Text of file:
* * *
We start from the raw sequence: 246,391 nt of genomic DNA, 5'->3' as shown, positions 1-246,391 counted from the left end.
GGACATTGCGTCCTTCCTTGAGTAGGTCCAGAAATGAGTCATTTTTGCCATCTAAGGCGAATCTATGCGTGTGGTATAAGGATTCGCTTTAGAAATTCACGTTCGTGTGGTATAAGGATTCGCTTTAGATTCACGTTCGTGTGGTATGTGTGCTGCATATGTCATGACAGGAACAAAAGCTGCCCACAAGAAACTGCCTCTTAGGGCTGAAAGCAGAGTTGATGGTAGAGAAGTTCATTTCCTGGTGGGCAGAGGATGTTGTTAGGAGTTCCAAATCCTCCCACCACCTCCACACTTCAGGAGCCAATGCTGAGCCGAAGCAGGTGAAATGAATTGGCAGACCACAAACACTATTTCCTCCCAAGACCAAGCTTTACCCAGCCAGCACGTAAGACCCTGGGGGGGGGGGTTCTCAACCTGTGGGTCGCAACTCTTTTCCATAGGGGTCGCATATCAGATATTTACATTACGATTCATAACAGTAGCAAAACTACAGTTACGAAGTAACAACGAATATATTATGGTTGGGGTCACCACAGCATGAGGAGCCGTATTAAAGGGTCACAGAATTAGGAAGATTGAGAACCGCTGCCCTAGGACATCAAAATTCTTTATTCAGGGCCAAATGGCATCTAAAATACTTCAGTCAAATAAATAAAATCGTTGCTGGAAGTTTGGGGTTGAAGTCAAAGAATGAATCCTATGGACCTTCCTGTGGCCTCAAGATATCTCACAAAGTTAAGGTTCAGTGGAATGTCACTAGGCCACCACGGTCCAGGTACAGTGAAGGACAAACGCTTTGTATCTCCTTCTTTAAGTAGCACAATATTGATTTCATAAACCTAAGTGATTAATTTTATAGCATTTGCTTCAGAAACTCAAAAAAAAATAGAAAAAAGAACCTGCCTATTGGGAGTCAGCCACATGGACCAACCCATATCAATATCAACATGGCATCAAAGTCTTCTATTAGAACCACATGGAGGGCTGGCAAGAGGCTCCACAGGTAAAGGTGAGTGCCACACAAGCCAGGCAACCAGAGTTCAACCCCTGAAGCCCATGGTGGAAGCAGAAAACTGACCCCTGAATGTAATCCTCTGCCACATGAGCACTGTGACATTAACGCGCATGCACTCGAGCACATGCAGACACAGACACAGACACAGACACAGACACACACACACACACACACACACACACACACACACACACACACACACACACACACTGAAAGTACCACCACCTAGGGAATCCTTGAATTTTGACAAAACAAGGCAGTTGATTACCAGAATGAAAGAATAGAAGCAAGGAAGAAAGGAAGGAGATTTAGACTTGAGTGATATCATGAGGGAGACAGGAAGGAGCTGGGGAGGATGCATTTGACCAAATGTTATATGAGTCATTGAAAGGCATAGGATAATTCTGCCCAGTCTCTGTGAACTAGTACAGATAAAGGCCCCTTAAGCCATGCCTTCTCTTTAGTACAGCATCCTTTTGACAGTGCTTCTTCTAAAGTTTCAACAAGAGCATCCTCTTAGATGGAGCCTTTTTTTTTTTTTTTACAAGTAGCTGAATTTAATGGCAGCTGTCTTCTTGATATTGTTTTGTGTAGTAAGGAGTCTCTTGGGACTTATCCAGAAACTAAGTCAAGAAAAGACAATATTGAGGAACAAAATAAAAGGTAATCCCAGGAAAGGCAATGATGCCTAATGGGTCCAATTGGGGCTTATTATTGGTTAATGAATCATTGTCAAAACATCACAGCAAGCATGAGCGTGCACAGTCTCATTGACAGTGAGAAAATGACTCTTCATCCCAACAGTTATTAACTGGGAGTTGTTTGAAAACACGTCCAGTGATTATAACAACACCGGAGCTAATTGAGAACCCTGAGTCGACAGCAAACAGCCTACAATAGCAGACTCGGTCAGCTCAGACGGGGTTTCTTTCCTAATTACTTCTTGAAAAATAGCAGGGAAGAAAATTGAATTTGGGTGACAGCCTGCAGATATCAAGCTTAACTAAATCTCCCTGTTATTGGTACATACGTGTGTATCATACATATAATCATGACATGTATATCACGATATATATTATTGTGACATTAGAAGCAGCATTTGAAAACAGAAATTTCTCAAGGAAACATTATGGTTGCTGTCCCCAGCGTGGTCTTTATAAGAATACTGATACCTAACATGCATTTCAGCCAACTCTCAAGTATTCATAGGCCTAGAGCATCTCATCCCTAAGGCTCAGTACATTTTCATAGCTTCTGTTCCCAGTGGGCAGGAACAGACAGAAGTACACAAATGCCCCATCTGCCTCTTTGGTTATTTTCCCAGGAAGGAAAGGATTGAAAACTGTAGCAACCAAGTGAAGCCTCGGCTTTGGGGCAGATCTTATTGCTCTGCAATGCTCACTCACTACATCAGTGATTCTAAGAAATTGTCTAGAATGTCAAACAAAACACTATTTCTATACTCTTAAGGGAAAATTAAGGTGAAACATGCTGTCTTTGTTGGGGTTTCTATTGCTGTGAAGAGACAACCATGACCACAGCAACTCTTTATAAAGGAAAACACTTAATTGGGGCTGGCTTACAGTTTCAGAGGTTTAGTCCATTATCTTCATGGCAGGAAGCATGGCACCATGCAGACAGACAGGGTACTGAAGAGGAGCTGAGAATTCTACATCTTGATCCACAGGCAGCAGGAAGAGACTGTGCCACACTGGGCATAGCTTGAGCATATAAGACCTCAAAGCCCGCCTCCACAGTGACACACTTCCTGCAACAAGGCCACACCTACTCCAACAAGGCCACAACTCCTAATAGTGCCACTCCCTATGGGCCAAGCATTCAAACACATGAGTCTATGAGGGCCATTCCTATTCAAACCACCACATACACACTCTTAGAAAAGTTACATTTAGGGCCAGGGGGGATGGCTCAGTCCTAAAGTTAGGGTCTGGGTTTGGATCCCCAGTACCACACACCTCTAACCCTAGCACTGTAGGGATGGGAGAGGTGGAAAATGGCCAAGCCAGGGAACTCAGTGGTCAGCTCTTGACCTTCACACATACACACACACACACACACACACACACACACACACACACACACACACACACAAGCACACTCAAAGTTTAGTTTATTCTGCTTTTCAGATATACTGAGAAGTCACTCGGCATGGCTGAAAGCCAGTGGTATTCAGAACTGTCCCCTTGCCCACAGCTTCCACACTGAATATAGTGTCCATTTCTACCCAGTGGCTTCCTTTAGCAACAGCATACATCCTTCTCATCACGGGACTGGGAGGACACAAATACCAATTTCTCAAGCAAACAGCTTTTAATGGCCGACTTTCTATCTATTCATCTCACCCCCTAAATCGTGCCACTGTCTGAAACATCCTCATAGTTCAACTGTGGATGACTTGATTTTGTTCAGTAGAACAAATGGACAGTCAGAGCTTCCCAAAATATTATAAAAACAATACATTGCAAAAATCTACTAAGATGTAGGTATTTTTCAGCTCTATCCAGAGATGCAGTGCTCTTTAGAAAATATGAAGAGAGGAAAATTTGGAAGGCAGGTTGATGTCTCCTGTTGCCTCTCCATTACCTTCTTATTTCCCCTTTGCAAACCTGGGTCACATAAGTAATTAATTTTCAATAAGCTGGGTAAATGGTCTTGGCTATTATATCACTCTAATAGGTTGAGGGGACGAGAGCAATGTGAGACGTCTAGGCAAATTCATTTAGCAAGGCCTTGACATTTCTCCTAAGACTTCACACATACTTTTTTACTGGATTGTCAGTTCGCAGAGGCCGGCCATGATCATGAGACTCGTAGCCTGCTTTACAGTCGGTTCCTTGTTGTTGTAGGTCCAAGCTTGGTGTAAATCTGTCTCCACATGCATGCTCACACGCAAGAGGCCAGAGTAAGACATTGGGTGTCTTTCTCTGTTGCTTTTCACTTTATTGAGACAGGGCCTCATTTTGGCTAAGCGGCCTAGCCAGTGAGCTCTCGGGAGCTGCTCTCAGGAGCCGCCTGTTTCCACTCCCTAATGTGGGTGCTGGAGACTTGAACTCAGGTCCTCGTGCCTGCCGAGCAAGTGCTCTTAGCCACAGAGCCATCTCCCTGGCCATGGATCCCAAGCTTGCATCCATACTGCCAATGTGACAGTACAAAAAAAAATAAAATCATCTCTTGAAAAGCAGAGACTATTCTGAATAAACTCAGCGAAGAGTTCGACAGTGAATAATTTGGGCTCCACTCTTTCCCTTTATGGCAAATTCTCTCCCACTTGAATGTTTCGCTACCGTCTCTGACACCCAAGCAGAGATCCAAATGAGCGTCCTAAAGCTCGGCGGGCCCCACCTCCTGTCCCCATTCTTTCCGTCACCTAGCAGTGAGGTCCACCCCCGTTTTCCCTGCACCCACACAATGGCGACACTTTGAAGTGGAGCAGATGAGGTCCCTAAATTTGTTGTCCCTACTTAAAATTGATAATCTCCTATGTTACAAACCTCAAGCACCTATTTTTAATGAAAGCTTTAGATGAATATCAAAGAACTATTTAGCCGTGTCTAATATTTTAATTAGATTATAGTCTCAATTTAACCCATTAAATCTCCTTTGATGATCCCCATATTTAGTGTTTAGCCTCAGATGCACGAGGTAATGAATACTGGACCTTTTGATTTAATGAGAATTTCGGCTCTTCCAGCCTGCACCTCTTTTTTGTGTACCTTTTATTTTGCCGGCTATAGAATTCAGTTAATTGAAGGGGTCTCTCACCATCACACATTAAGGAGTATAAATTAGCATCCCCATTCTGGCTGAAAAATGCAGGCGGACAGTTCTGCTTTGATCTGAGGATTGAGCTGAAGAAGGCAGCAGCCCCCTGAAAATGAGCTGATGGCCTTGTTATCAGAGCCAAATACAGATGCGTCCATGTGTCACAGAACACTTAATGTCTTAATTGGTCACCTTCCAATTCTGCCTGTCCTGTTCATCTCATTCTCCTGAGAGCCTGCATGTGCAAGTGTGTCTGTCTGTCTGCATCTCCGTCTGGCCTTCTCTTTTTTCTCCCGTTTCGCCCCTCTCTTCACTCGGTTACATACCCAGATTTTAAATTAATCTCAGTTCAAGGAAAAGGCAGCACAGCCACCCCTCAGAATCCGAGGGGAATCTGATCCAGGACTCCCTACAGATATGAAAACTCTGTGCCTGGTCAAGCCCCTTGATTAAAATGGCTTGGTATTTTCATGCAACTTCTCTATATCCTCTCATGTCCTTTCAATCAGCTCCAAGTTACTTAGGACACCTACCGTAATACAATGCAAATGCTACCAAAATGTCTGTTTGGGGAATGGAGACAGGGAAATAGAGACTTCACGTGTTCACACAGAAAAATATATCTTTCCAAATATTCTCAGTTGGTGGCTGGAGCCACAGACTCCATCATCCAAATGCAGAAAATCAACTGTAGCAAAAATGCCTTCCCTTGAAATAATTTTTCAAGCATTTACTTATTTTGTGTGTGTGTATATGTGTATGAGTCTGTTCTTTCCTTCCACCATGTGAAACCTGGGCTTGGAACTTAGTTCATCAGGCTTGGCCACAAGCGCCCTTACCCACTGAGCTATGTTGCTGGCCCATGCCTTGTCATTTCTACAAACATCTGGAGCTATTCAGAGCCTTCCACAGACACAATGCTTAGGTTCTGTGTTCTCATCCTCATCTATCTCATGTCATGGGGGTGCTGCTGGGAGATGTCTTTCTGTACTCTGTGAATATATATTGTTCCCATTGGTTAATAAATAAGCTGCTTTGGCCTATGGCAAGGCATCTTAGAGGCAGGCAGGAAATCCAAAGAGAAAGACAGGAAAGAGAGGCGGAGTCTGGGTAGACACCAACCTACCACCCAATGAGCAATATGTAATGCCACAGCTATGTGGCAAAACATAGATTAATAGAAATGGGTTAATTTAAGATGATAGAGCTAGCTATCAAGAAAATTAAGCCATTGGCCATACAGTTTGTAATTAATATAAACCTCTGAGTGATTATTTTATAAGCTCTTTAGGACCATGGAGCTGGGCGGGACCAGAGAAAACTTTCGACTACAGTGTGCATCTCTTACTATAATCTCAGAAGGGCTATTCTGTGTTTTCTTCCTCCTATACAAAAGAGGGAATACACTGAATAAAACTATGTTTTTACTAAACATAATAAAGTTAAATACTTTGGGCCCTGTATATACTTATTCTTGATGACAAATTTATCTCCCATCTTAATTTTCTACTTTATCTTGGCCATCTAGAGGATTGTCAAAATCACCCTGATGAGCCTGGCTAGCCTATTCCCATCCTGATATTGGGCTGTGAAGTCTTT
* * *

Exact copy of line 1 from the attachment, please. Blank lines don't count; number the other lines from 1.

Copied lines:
We start from the raw sequence: 246,391 nt of genomic DNA, 5'->3' as shown, positions 1-246,391 counted from the left end.